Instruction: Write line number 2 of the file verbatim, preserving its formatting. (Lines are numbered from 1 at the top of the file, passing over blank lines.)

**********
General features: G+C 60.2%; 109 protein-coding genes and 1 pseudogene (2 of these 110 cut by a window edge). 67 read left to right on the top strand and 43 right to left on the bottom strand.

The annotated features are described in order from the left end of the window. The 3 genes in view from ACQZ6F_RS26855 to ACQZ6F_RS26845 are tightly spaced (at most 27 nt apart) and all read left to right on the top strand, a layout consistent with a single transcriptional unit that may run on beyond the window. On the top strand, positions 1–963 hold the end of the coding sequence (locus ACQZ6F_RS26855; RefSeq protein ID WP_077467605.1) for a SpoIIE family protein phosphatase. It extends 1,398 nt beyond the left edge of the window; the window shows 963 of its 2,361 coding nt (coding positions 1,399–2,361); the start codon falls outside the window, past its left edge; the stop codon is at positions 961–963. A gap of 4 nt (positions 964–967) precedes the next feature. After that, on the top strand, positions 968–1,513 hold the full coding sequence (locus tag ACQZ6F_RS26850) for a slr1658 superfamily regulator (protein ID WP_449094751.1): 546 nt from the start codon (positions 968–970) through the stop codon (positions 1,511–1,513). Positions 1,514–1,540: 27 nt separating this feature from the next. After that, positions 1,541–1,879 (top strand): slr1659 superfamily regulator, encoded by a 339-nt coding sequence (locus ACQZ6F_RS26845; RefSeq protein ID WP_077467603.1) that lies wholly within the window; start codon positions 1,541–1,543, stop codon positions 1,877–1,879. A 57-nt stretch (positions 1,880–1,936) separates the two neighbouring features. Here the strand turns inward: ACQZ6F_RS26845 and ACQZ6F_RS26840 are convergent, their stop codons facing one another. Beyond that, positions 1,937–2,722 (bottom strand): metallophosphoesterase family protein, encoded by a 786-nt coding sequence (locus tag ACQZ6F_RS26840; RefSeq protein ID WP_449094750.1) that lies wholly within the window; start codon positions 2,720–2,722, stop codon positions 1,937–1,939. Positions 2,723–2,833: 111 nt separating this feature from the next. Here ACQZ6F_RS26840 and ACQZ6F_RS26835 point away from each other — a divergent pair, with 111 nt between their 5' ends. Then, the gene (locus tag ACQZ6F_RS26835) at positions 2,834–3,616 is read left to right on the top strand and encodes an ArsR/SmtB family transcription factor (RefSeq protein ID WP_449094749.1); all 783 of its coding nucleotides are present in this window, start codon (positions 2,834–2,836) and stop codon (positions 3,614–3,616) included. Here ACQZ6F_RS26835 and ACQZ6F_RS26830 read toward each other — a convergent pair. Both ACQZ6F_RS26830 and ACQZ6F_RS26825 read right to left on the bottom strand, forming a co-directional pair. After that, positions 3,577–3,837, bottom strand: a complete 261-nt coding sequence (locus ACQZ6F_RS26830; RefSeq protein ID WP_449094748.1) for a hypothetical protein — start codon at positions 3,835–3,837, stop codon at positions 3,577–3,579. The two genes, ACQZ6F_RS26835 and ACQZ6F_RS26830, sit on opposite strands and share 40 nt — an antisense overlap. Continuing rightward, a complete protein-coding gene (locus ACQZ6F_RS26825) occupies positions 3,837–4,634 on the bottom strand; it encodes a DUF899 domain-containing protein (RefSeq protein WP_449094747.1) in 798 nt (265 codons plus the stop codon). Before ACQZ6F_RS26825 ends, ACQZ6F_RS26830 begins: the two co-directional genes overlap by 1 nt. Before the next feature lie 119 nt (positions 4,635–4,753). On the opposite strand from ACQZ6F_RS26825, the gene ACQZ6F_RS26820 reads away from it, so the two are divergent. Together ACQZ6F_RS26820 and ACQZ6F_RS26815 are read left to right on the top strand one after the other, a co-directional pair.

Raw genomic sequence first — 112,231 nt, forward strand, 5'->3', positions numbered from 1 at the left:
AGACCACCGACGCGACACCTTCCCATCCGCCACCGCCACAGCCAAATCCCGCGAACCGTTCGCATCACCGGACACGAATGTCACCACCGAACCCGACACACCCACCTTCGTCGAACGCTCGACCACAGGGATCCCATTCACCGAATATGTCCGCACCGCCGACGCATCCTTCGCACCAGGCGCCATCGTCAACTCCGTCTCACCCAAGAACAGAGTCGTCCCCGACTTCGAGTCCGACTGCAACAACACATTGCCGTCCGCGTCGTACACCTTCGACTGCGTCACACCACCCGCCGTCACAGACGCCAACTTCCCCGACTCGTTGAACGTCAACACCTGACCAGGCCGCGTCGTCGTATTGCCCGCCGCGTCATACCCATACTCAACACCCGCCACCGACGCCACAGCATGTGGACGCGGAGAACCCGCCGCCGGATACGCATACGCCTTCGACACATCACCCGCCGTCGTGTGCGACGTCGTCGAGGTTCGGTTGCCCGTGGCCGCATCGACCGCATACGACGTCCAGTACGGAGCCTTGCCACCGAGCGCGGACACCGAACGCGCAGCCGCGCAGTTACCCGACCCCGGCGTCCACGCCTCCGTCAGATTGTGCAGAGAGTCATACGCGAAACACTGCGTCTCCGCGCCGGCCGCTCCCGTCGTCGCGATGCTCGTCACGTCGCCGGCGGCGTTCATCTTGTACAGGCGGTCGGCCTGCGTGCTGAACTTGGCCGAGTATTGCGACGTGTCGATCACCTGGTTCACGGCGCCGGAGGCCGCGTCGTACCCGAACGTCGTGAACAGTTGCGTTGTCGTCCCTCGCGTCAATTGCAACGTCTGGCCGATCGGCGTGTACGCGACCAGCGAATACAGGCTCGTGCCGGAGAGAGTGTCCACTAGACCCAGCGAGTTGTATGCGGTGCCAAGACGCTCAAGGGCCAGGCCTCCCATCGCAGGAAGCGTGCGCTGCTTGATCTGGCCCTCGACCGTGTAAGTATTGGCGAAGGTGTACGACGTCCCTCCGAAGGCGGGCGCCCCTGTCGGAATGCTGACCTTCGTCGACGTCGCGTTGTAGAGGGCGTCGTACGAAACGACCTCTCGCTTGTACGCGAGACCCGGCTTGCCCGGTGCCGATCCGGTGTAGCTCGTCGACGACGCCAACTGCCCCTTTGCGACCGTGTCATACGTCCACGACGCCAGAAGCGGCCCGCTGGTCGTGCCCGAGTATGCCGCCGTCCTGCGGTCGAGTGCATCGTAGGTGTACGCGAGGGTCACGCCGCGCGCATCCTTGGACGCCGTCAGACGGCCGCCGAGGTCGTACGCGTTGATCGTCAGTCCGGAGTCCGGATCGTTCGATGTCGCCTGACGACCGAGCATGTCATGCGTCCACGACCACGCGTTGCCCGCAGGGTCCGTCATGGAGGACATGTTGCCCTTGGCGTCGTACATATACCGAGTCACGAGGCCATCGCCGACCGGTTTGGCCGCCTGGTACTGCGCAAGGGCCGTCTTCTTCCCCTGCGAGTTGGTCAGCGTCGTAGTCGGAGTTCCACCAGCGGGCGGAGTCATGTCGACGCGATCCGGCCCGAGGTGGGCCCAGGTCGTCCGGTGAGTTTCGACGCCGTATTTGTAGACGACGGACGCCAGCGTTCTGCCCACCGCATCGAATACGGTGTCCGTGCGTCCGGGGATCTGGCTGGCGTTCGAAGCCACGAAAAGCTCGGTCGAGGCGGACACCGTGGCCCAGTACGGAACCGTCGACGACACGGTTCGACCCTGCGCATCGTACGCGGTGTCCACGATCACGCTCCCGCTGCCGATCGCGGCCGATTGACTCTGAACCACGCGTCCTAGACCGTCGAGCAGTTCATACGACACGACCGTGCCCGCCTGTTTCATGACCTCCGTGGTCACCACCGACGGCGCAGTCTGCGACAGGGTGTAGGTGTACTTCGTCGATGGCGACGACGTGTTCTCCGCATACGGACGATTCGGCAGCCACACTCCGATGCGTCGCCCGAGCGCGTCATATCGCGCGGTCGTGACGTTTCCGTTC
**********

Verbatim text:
The annotated features are described in order from the left end of the window. The 3 genes in view from ACQZ6F_RS26855 to ACQZ6F_RS26845 are tightly spaced (at most 27 nt apart) and all read left to right on the top strand, a layout consistent with a single transcriptional unit that may run on beyond the window. On the top strand, positions 1–963 hold the end of the coding sequence (locus ACQZ6F_RS26855; RefSeq protein ID WP_077467605.1) for a SpoIIE family protein phosphatase. It extends 1,398 nt beyond the left edge of the window; the window shows 963 of its 2,361 coding nt (coding positions 1,399–2,361); the start codon falls outside the window, past its left edge; the stop codon is at positions 961–963. A gap of 4 nt (positions 964–967) precedes the next feature. After that, on the top strand, positions 968–1,513 hold the full coding sequence (locus tag ACQZ6F_RS26850) for a slr1658 superfamily regulator (protein ID WP_449094751.1): 546 nt from the start codon (positions 968–970) through the stop codon (positions 1,511–1,513). Positions 1,514–1,540: 27 nt separating this feature from the next. After that, positions 1,541–1,879 (top strand): slr1659 superfamily regulator, encoded by a 339-nt coding sequence (locus ACQZ6F_RS26845; RefSeq protein ID WP_077467603.1) that lies wholly within the window; start codon positions 1,541–1,543, stop codon positions 1,877–1,879. A 57-nt stretch (positions 1,880–1,936) separates the two neighbouring features. Here the strand turns inward: ACQZ6F_RS26845 and ACQZ6F_RS26840 are convergent, their stop codons facing one another. Beyond that, positions 1,937–2,722 (bottom strand): metallophosphoesterase family protein, encoded by a 786-nt coding sequence (locus tag ACQZ6F_RS26840; RefSeq protein ID WP_449094750.1) that lies wholly within the window; start codon positions 2,720–2,722, stop codon positions 1,937–1,939. Positions 2,723–2,833: 111 nt separating this feature from the next. Here ACQZ6F_RS26840 and ACQZ6F_RS26835 point away from each other — a divergent pair, with 111 nt between their 5' ends. Then, the gene (locus tag ACQZ6F_RS26835) at positions 2,834–3,616 is read left to right on the top strand and encodes an ArsR/SmtB family transcription factor (RefSeq protein ID WP_449094749.1); all 783 of its coding nucleotides are present in this window, start codon (positions 2,834–2,836) and stop codon (positions 3,614–3,616) included. Here ACQZ6F_RS26835 and ACQZ6F_RS26830 read toward each other — a convergent pair. Both ACQZ6F_RS26830 and ACQZ6F_RS26825 read right to left on the bottom strand, forming a co-directional pair. After that, positions 3,577–3,837, bottom strand: a complete 261-nt coding sequence (locus ACQZ6F_RS26830; RefSeq protein ID WP_449094748.1) for a hypothetical protein — start codon at positions 3,835–3,837, stop codon at positions 3,577–3,579. The two genes, ACQZ6F_RS26835 and ACQZ6F_RS26830, sit on opposite strands and share 40 nt — an antisense overlap. Continuing rightward, a complete protein-coding gene (locus ACQZ6F_RS26825) occupies positions 3,837–4,634 on the bottom strand; it encodes a DUF899 domain-containing protein (RefSeq protein WP_449094747.1) in 798 nt (265 codons plus the stop codon). Before ACQZ6F_RS26825 ends, ACQZ6F_RS26830 begins: the two co-directional genes overlap by 1 nt. Before the next feature lie 119 nt (positions 4,635–4,753). On the opposite strand from ACQZ6F_RS26825, the gene ACQZ6F_RS26820 reads away from it, so the two are divergent. Together ACQZ6F_RS26820 and ACQZ6F_RS26815 are read left to right on the top strand one after the other, a co-directional pair.